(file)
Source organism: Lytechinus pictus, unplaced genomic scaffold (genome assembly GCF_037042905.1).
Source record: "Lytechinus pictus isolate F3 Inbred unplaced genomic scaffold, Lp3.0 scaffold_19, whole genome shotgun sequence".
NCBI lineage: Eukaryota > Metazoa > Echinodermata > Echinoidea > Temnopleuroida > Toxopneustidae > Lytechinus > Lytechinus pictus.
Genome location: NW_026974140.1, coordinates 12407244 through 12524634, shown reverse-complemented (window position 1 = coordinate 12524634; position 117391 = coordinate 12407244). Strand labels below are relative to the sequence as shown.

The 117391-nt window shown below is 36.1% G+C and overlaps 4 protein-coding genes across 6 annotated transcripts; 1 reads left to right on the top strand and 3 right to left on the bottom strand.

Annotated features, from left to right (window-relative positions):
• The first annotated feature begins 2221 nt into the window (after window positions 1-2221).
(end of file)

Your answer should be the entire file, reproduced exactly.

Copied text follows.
Source organism: Lytechinus pictus, unplaced genomic scaffold (genome assembly GCF_037042905.1).
Source record: "Lytechinus pictus isolate F3 Inbred unplaced genomic scaffold, Lp3.0 scaffold_19, whole genome shotgun sequence".
NCBI lineage: Eukaryota > Metazoa > Echinodermata > Echinoidea > Temnopleuroida > Toxopneustidae > Lytechinus > Lytechinus pictus.
Genome location: NW_026974140.1, coordinates 12407244 through 12524634, shown reverse-complemented (window position 1 = coordinate 12524634; position 117391 = coordinate 12407244). Strand labels below are relative to the sequence as shown.

The 117391-nt window shown below is 36.1% G+C and overlaps 4 protein-coding genes across 6 annotated transcripts; 1 reads left to right on the top strand and 3 right to left on the bottom strand.

Annotated features, from left to right (window-relative positions):
• The first annotated feature begins 2221 nt into the window (after window positions 1-2221).